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DEPE | Séminaires BEEPSS / BEEPSS Seminars » Being a heterotherm in a changing world: underlying mechanisms and further (...)

Being a heterotherm in a changing world: underlying mechanisms and further implications

Last update: : Thursday 9 November 2017, by Nicolas Busser

Presented by: Sylvain Giroud, Research Institute of Wildlife Ecology, Department of Integrative Biology and Evolution, University of Veterinary Medicine Vienna, Vienna, Austria
Date: Thursday 16th Nov 2017, 13:30-15:00
Place: IPHC, Amphithéâtre Grünewald, bâtiment 25

Many small mammals and birds have developed specific mechanisms of energy saving, achieved by active and controlled reduction of metabolic rate and hence body temperature, i.e. daily torpor and hibernation. Despite two centuries of research on torpor, physiological mechanisms that regulate this overwintering strategy are still poorly understood. Further, beyond the simple conservation of energy, other implications of torpor have emerged over the last two decades.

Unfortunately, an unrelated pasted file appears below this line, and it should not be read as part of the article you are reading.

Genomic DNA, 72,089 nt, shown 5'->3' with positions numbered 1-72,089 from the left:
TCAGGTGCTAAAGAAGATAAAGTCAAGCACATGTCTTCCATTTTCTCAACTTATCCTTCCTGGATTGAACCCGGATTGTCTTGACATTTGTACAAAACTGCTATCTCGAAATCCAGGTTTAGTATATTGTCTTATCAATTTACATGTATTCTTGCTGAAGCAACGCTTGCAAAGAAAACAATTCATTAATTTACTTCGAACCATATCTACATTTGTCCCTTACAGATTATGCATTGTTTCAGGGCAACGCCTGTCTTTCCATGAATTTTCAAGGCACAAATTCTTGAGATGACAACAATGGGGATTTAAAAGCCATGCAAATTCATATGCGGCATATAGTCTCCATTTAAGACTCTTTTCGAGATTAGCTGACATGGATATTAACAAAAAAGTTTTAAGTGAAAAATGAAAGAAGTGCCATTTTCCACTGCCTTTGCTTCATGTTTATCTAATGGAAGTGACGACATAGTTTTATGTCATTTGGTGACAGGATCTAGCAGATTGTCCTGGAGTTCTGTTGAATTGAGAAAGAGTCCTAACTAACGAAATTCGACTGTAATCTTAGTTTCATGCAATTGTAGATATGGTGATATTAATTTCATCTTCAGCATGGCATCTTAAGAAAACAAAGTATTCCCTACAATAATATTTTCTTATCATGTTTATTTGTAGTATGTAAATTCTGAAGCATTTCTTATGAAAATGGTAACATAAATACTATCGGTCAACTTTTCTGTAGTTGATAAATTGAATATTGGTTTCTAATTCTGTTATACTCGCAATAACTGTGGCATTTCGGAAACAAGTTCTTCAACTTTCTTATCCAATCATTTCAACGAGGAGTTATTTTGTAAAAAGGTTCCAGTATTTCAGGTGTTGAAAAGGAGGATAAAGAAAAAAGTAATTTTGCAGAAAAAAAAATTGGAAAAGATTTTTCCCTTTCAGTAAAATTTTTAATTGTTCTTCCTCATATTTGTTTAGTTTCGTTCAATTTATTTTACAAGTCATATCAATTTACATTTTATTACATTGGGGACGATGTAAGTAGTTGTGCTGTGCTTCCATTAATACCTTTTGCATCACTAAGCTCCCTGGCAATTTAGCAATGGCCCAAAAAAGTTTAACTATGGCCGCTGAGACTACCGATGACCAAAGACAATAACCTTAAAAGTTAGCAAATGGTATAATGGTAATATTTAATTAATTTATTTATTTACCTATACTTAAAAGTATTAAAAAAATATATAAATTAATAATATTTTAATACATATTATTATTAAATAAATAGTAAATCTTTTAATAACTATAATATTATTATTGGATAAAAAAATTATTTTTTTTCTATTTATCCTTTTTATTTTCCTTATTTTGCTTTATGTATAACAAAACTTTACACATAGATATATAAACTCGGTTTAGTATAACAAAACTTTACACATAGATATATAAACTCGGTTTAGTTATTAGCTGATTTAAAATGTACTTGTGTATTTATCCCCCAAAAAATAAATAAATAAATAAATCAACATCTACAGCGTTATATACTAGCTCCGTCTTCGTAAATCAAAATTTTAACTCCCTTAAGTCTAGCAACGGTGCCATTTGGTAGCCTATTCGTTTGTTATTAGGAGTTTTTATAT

In this talk, I will share some of the recent findings on the underlying mechanisms of torpor, considering the roles of polyunsaturated fatty acids in its regulation across at least three hibernators. I will also consider further functions and implications of torpor, notably in terms of support for growth and fattening, and its relation to the processes of ageing through telomeres dynamic.